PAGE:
22 (296.xx) Major Depressive Disorder B. The symptoms do not meet criteria for a Mixed Episode. C. The symptoms cause clinically significant distress or impairment in social, occupational, or other important areas of functioning. D. The symptoms are not due to the direct physiological effects of a substance (e.g., a drug of abuse, a medication) or a general medical condition (e.g., hypothyroidism). E. The symptoms are not better accounted for by Bereavement, i.e., after the loss of a loved one, the symptoms persist for longer than 2 months or are characterized by marked functional impairment, morbid preoccupation with worthlessness, suicidal ideation, psychotic symptoms, or psychomotor retardation.

23 Anxiety Disorders (300.01) Panic Disorder Without Agoraphobia (300.21) Panic Disorder With Agoraphobia (300.22) Agoraphobia Without History of Panic Disorder (300.29) Specific Phobia (300.23) Social Phobia (300.3) Obsessive-Compulsive Disorder (309.81) Posttraumatic Stress Disorder (308.3) Acute Stress Disorder (300.02) Generalized Anxiety Disorder (293.84) Anxiety Disorder Due to a General Medical Condition Substance-Induced Anxiety Disorder (300.00) Anxiety Disorder Not Otherwise Specified

24 Anxiety Disorders Generalized anxiety disorder (GAD) affects about 4% of the population every year. GAD is twice as common in women as in men. GAD usually appears in childhood or adolescence. It was believed that anxiety would decline with age. Anxiety is virtually as common for the young and old (13.1% vs. 11.4%). Like depression, anxiety can be difficult to diagnose because symptoms are often similar to those of dementia and physical illness.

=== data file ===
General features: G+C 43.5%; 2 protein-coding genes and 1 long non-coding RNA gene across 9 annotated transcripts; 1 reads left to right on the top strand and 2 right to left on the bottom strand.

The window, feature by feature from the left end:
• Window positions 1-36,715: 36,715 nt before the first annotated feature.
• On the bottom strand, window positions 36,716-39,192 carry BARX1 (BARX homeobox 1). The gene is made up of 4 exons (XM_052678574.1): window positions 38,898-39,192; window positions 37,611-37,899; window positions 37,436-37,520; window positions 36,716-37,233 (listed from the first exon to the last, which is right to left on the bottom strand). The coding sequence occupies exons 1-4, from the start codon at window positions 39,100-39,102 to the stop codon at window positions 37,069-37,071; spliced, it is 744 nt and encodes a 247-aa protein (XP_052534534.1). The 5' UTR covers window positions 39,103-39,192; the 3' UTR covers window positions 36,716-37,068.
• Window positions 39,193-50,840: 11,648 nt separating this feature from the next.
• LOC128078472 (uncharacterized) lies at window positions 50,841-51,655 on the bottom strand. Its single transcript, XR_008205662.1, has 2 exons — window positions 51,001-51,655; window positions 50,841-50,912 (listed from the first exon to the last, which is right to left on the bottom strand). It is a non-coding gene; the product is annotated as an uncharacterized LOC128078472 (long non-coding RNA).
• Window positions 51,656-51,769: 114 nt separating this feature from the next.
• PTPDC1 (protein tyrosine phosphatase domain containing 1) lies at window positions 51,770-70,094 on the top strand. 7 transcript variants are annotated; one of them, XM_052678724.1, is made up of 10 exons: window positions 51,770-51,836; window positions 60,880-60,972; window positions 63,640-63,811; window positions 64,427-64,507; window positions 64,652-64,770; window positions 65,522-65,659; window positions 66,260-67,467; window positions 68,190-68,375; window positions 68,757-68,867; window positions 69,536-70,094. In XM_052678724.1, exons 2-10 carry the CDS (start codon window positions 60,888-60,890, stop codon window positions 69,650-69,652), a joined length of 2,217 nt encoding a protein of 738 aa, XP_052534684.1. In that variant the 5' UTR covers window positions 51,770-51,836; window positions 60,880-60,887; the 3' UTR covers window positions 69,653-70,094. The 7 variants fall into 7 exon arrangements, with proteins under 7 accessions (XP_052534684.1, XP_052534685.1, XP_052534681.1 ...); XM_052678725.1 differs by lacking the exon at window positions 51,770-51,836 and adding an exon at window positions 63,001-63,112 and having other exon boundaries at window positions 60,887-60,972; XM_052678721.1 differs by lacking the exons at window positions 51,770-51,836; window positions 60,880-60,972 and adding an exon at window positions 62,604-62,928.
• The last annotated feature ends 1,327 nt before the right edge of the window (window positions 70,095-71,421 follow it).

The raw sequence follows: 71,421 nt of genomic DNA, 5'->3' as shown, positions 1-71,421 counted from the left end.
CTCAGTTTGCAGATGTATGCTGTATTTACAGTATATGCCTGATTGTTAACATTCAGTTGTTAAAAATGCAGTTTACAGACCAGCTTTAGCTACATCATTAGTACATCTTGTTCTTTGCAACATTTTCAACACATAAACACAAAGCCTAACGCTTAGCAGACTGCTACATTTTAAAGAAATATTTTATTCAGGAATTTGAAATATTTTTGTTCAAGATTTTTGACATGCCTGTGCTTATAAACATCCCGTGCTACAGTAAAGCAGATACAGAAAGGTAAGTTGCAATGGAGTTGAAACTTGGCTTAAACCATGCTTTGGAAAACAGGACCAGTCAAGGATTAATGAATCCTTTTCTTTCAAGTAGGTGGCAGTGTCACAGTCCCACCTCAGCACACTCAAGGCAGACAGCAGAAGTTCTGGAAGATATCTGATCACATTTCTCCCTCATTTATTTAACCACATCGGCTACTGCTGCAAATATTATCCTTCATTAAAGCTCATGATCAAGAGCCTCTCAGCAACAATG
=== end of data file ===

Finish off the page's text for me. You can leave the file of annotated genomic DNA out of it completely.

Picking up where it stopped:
25 (300.02) Generalized Anxiety Disorder A. Excessive anxiety and worry (apprehensive expectation), occurring more days than not for at least 6 months, about a number of events or activities (such as work or school performance). B. The person finds it difficult to control the worry. C. The anxiety and worry are associated with three (or more) of the following six symptoms (with at least some symptoms present for more days than not for the past 6 months). Note: Only one item is required in children. (1) restlessness or feeling keyed up or on edge (2) being easily fatigued (3) difficulty concentrating or mind going blank (4) irritability (5) muscle tension (6) sleep disturbance (difficulty falling or staying asleep, or restless unsatisfying sleep)